Tropical Storm Sally Could Become Hurricane and Hit Louisiana Just Two Weeks After Deadly Category 4 Cyclone Laura

Tropical Storm Sally is strengthening off Florida's west coast, prompting forecasters to issue storm surge and hurricane warnings for parts of the U.S. Gulf Coast, including Louisiana, where many residents are still recovering from the impacts of Hurricane Laura—one of the strongest hurricanes ever to hit the state.

As of 5 a.m. EDT on Sunday, the center of the storm was located around 115 miles west of Port Charlotte, Florida, and was moving northwestward at around 13 miles per hour, according to the National Hurricane Center (NHC).

Maximum sustained wind speeds have increased to around 50 miles per hour, with tropical-storm force winds extending outward up to 90 miles from the center. However, further strengthening is expected over the next couple of days and Sally is forecast to become a hurricane on Monday.

"On the forecast track, the center of Sally will move over the southeastern and eastern Gulf of Mexico today, move over the north-central Gulf of Mexico tonight and Monday, and approach the north-central Gulf Coast within the hurricane watch area late Monday and Tuesday," an NHC advisory read.

Sally—the earliest 18th named storm to form in a single Atlantic hurricane season—is expected to bring hurricane conditions to a region stretching from Grand Isle, Louisiana to Ocean Springs, Mississippi, including the New Orleans metropolitan area, by early Tuesday, according to forecasters. Tropical storm conditions are likely by Monday.

The storm is expected to bring "dangerous and life-threatening" storm surges to coastal areas from Louisiana to the Mississippi/Alabama border.

Sally is also expected to produce flash flooding across southern and central Florida through Monday, and parts of the central Gulf Coast from Monday through the middle of the week.

The storm is not expected to reach the size and intensity of Hurricane Laura, which made landfall in Louisiana on August 27. Residents in the affected parts of Louisiana and Texas have not had much time to recover after many areas sustained major damage during the Category 4 Hurricane, which clocked sustained wind speeds of up to 150 miles per hour.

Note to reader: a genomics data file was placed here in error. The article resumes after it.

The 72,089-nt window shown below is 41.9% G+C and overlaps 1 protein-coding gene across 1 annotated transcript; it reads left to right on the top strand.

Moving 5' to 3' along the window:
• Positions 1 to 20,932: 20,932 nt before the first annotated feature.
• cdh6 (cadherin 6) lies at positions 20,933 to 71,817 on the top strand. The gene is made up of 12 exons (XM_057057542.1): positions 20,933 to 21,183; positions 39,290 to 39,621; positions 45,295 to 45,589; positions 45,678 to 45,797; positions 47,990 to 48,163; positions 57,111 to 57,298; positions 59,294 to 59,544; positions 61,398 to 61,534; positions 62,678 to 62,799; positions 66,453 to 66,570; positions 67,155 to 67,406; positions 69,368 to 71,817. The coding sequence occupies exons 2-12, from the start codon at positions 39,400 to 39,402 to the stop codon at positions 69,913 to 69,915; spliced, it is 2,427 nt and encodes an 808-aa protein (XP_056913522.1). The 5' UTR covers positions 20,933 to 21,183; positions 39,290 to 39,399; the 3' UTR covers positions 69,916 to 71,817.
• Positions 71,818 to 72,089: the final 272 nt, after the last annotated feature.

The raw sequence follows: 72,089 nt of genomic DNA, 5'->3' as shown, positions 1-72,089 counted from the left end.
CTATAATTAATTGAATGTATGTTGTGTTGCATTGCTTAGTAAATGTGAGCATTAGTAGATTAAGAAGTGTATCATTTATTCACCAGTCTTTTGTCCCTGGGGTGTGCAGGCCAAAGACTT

These maximum sustained wind speeds meant Laura tied the strongest hurricane ever to make landfall in Louisiana. The storm destroyed or caused major damage to more than 7,200 homes in Louisiana and Texas, and has been linked to more than 30 deaths in the United States, The Weather Channel reported.

Hurricane Laura, Louisiana
An aerial view from a drone shows a damaged home on August 29 in Creole, Louisiana. Joe Raedle/Getty Images

Some of the people who have were affected by the hurricane say that authorities have been slow at providing aid, as wildfires rage in the west of the country and the coronavirus pandemic continues.

"If people nationwide had a better understanding of really how bad this thing is, I think the recovery really might be a lot faster," Jim Beam, a reporter from Lake Charles, told the Beauregard Daily News.

On Saturday, Louisiana Governor John Bel Edwards declawed a state of emergency and urged residents to prepare of the storm. Meanwhile, officials in the New Orleans area issued a mandatory evacuation order—to go into effect from 6 p.m. Sunday—for some areas that are not protected by levees, Stars and Stripes reported.